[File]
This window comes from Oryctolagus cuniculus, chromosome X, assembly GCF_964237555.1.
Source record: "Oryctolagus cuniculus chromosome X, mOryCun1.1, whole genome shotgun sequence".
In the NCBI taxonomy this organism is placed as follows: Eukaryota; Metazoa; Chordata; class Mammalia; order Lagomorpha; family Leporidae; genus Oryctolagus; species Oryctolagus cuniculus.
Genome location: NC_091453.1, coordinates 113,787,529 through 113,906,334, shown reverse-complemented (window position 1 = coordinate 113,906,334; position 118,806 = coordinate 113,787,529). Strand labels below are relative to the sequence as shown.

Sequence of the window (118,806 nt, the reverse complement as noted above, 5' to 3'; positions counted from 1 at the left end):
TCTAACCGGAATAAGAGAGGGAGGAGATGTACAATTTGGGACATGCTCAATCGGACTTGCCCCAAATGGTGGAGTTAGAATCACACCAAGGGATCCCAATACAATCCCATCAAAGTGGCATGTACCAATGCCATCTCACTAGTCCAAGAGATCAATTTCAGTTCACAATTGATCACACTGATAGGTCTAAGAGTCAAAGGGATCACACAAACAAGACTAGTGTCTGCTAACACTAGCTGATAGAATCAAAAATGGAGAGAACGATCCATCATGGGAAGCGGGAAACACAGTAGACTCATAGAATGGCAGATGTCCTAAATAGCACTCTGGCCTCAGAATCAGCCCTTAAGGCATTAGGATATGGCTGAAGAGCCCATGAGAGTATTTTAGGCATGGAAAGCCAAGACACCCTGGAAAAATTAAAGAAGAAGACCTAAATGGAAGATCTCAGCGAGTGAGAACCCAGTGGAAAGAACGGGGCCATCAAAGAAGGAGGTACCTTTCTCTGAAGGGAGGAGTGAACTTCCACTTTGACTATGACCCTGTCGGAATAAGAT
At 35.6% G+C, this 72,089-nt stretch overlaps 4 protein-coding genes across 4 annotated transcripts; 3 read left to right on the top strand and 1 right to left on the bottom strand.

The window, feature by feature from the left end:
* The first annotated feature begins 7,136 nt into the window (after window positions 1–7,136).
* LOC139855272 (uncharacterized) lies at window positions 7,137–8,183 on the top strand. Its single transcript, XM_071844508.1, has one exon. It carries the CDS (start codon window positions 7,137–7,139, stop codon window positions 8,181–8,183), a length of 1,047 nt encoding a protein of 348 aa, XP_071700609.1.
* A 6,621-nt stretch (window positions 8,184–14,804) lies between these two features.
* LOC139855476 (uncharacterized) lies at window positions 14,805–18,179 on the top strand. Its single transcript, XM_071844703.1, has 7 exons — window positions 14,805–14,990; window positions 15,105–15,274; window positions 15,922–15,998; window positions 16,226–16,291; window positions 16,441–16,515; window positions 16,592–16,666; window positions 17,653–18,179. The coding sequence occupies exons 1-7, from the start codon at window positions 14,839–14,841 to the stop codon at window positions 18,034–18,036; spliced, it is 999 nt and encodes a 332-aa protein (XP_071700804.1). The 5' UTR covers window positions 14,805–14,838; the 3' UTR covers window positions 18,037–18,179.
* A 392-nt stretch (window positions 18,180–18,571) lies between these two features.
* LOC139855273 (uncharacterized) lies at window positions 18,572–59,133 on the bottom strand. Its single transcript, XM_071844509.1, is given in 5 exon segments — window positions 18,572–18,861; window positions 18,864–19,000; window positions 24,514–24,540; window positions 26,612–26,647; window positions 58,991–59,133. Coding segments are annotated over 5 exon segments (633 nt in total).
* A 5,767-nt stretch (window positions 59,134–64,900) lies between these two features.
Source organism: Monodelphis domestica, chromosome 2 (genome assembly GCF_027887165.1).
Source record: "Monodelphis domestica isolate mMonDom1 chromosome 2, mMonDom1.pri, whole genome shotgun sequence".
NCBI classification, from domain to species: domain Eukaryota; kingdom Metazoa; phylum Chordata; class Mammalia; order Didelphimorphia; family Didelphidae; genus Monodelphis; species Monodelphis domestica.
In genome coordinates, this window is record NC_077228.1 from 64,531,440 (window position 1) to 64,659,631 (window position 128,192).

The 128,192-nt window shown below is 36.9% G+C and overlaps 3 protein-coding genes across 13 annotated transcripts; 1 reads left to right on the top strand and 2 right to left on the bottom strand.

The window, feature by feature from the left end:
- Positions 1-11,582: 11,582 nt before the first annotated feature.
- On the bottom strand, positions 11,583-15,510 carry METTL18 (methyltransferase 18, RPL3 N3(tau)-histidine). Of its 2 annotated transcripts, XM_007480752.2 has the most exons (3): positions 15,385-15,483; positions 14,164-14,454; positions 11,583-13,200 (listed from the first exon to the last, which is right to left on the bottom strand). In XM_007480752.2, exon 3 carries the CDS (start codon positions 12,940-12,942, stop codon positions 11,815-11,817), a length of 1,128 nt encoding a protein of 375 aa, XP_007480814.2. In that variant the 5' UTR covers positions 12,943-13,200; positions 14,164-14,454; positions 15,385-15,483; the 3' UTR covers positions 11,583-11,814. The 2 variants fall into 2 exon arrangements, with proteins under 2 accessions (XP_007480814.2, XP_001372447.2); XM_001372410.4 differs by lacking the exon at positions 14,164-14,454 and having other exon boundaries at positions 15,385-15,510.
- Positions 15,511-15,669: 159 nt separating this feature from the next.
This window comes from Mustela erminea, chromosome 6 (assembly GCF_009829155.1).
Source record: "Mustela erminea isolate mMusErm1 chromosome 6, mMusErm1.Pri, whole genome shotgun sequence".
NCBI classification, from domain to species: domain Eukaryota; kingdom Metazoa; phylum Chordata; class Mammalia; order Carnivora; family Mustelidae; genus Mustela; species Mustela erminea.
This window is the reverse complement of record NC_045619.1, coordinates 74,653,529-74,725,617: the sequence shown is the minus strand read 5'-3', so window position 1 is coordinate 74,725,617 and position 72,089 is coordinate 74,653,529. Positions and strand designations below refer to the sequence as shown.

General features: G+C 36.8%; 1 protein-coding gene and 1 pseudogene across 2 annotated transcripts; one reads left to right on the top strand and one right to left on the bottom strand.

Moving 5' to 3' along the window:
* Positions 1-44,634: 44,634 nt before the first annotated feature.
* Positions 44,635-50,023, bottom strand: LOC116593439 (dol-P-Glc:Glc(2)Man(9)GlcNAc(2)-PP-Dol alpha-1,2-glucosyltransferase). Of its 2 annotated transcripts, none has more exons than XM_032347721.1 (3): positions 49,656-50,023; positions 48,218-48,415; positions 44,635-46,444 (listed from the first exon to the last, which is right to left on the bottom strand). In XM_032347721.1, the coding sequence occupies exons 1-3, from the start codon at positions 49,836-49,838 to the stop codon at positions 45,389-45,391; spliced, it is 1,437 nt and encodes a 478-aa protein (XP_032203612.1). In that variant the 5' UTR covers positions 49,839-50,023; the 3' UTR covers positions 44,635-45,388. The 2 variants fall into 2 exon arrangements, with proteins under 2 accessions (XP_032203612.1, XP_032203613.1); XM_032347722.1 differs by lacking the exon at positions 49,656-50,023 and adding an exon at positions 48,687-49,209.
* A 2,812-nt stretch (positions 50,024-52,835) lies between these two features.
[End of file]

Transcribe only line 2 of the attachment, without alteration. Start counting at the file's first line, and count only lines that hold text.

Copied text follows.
Source record: "Oryctolagus cuniculus chromosome X, mOryCun1.1, whole genome shotgun sequence".